3. Access: We had no access or participation in D.C.’s IT organization and specifically its data center operations (including any physical entry or server log-in for any reason), and this was for policy and procedural reasons.
  4. Advice: We were free to make recommendations and suggestions, and provide instructions and guidelines for server configurations, application deployment, and the like.
  5. Collaboration: We collaborated with the BoEE on the service design, and provided our input on issues, opportunities, challenges, and concerns, including a design review meeting of security experts at Google in Mountain View, CA early on.
  6. Advocacy: We advocated for the public review, cautioning that the digital ballot return aspect should be restricted to qualified overseas “UOCAVA” voters, but at all times, the BoEE, and the D.C. I.T. organization “called the shots” on their program.

And to go on record with an obvious but important point: we did not have any access to the ballot server, marked ballots, handling of voter data, or any control over any services for the same.  And no live data was used for testing.

Finally, we provided D.C. with several software components of our TTV Elections Technology Framework, made available under our OSDV Public License, an open source license for royalty-free use of software by government organizations.  Typical to nearly any deployment we have done or will do, the preexisting software did not fit seamlessly with D.C. election I.T. systems practices, and we received a “development grant” to make code extensions and enhancements to these software components, in order for them to comprise a D.C.-specific system for blank ballot download and an experimental digital ballot return mechanism (see #7 below).

The technology we delivered had two critically different elements and values.  The 1st, “main body of technology” included the election data management, ballot design, and voter user interface for online distribution of blank ballots to overseas voters.  With this in hand, the BoEE has acquired a finished MOVE Act compliant blank ballot delivery system, plus significant components of a new innovative elections management system that they own outright, including the source code and right to modify and extend the system.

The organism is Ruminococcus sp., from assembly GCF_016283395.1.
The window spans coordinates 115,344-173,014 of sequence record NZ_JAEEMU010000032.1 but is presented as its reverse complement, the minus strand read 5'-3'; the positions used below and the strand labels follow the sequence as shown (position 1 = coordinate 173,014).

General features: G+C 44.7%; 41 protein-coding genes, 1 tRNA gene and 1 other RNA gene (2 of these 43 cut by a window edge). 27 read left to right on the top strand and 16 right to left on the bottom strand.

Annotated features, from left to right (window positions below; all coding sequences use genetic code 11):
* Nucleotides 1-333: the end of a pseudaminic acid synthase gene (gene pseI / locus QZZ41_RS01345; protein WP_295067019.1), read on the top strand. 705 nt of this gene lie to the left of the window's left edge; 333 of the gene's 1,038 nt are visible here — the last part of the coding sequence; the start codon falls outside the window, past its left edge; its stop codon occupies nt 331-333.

For this system, BoEE obtained the pre-existing technology without cost; and for D.C-specific extensions, they paid a fraction of what any elections organization can pay for a standard commercial election management system with a multi-year right-to-use license including annual license fees.

D.C.’s acquired system is also a contrast to more than 20 other States that are piloting digital ballot delivery systems with DoD funding, but only for a one-time trial use.  Unlike D.C., if those States want to continue using their systems, they will have to find funding to pay for on-going software licenses, hosting, data center support, and the like.  There is no doubt, a comparison shows that the D.C. project has saved the District a significant amount of money over what they might have had to spend for ongoing support of overseas and military voters.

That noted, the other (2nd) element of the system – digital return of ballots – was an experimental extension to the base system that was tested prior to possible use in this year’s November election.  The experiment failed in testing to achieve the level of integrity necessary to take it into the November election.  This experimental component has been eliminated from the system used this year.  The balance of this long article discusses why that is the case, and what we saw from our point of view, and what we learned from this otherwise successful exercise.

1. Network Penetration and Vulnerabilities
There were two types of intrusions as a result of an assessment orchestrated by a team at the University of Michigan led by Dr. Alex Halderman, probing the D.C. network that had been made available to public inspection.  The first was at the network operations level.  During the time that the Michigan team was testing the network and probing for vulnerabilities, they witnessed what appeared to be intrusion attempts originating from machines abroad from headline generating countries such as China and IranWe anticipate soon learning from the D.C. IT Operations leaders what network security events actually transpired, because detailed review is underway.  And more to that point, these possible network vulnerabilities, while important for the District IT operations to understand, were unrelated to the actual application software that was deployed for the public test that involved a mock election, mock ballots, and fictitious voter identities provided to testers.